Complications of catheter ablation may be significantly higher than previous standards typically accepted for procedures in the modern era of medicine. In a recent study that examined the results of 4,200 AF ablation procedures from the California state hospital discharge database, 5% of patients had peri-procedural complications and 9% had hospitalization within 30 days [25]. The most common complications were vascular, relating to the catheter-based procedure. It was also observed that hospitals with low procedure volumes had the highest complications rates. Additionally, 22% of patients were hospitalized with AF within 12 months of ablation. Since a large portion of AF recurrences does not require hospitalization, the effectiveness of catheter ablation in clinical practice appears to be significantly lower than the 70-80% success rates from randomized trials performed at carefully-selected centers. Thus, the development of a procedure with more uniform efficacy and reduced complications remains a major unmet clinical need.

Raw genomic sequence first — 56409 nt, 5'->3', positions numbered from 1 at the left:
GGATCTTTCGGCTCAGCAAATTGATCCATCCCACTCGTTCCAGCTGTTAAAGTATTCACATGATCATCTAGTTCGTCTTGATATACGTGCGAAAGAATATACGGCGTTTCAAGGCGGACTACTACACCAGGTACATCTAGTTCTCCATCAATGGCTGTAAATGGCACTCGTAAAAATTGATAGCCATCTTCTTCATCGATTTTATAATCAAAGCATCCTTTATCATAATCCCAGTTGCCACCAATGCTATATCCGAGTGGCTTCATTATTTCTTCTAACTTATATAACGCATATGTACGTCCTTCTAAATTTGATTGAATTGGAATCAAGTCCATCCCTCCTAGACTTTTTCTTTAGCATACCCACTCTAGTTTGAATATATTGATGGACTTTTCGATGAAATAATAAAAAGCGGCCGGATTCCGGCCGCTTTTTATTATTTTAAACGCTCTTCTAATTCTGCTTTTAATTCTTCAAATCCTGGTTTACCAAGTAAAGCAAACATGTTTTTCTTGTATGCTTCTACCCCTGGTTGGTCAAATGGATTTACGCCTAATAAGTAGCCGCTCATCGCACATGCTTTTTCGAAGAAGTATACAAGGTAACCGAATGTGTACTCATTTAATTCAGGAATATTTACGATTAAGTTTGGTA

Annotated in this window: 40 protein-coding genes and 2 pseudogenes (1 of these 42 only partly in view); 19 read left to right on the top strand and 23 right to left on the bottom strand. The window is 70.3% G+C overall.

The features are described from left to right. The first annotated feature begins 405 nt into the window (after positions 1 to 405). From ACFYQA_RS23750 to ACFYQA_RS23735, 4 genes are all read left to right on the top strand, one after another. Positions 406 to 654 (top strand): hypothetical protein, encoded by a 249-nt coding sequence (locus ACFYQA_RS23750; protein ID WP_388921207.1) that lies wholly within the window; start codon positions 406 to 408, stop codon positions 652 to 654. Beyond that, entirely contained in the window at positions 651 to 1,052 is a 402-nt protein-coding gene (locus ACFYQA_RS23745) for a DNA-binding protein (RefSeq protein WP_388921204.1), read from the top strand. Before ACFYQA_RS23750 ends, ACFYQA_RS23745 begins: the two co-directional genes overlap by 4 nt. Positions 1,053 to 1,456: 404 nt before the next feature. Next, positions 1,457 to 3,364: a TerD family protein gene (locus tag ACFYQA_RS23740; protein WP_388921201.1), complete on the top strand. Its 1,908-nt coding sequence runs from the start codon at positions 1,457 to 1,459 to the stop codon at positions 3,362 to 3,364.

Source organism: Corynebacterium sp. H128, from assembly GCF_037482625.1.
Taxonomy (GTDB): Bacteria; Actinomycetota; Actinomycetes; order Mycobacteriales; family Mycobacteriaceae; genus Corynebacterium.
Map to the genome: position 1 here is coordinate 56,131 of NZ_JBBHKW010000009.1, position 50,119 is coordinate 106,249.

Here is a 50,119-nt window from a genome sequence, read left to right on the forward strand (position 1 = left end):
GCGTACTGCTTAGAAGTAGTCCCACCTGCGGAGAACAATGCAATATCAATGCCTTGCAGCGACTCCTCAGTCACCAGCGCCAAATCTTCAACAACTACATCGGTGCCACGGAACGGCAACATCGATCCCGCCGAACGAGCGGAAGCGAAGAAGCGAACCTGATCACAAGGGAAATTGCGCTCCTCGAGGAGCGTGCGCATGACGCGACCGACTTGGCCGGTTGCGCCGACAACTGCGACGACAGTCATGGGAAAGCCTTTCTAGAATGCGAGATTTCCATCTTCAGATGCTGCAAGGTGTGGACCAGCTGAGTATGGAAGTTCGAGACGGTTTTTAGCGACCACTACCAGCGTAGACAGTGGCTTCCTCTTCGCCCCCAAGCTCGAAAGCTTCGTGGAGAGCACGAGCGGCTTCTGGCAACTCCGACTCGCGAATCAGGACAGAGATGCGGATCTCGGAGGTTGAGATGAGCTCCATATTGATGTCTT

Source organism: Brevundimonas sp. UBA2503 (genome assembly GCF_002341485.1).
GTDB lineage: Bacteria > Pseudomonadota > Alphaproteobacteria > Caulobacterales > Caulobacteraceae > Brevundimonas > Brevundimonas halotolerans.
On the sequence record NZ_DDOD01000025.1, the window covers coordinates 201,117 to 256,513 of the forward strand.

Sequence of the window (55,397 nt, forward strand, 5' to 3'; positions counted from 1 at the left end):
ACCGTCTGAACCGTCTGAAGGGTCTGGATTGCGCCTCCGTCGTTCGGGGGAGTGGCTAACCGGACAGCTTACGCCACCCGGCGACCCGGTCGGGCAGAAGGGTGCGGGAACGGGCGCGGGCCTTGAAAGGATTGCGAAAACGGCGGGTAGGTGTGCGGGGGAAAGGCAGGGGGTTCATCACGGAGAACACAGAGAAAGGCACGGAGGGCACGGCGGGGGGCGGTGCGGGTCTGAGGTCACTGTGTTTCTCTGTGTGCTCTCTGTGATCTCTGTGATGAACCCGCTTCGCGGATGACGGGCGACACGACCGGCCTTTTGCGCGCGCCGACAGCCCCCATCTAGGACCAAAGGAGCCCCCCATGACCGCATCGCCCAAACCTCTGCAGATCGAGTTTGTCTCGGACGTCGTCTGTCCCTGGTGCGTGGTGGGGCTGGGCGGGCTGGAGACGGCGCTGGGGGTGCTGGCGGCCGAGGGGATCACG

AF healthcare utilization and expenditures

In 2001, 350,000 hospitalizations, five million office visits, and 276,000 emergency room visits were attributed to AF annually [26]. Medicare alone is estimated to spend $16 billion per year to treat newly diagnosed AF, most of which is spent on inpatient care to treat AF-related complications [27]. Estimates of the average annual healthcare system cost for patients with AF range from $20,613 to $40,169 [28]. Determinants that contribute to the high expenditures on AF management include the cost for visitations to outpatient clinics, hospitals, and emergency departments; laboratory tests, functional evaluations; and antithrombotic, anticoagulant, rate, and rhythm control drugs [29]. Of the total cost determinants, approximately 52-72% of the overall cost of AF treatment can be attributed to hospital [29, 30]. Furthermore, because AF patients often have other high-risk comorbidities such as heart failure, there are often further expenses required for vigilance for AAD therapy to prevent toxicities from occurring [29, 30].